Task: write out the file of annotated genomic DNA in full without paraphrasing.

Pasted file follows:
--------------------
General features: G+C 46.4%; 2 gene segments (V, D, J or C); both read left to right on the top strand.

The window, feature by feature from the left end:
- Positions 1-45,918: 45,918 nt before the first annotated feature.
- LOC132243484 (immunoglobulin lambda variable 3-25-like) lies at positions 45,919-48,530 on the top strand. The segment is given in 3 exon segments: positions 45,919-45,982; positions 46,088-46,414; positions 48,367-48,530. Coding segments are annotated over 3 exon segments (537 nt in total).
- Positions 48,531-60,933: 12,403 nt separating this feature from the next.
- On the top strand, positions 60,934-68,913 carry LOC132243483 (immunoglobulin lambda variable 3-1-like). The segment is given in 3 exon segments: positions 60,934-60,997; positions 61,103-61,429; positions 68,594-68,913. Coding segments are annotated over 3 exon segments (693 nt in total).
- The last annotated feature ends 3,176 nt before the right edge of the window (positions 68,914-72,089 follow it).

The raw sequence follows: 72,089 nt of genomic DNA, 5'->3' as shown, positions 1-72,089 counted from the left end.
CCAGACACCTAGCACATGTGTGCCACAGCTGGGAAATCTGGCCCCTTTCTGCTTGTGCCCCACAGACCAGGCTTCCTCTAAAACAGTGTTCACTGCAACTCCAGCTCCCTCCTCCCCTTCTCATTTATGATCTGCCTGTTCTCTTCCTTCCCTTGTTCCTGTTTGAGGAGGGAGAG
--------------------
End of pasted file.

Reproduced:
General features: G+C 46.4%; 2 gene segments (V, D, J or C); both read left to right on the top strand.

The window, feature by feature from the left end:
- Positions 1-45,918: 45,918 nt before the first annotated feature.
- LOC132243484 (immunoglobulin lambda variable 3-25-like) lies at positions 45,919-48,530 on the top strand. The segment is given in 3 exon segments: positions 45,919-45,982; positions 46,088-46,414; positions 48,367-48,530. Coding segments are annotated over 3 exon segments (537 nt in total).
- Positions 48,531-60,933: 12,403 nt separating this feature from the next.
- On the top strand, positions 60,934-68,913 carry LOC132243483 (immunoglobulin lambda variable 3-1-like). The segment is given in 3 exon segments: positions 60,934-60,997; positions 61,103-61,429; positions 68,594-68,913. Coding segments are annotated over 3 exon segments (693 nt in total).
- The last annotated feature ends 3,176 nt before the right edge of the window (positions 68,914-72,089 follow it).

The raw sequence follows: 72,089 nt of genomic DNA, 5'->3' as shown, positions 1-72,089 counted from the left end.
CCAGACACCTAGCACATGTGTGCCACAGCTGGGAAATCTGGCCCCTTTCTGCTTGTGCCCCACAGACCAGGCTTCCTCTAAAACAGTGTTCACTGCAACTCCAGCTCCCTCCTCCCCTTCTCATTTATGATCTGCCTGTTCTCTTCCTTCCCTTGTTCCTGTTTGAGGAGGGAGAG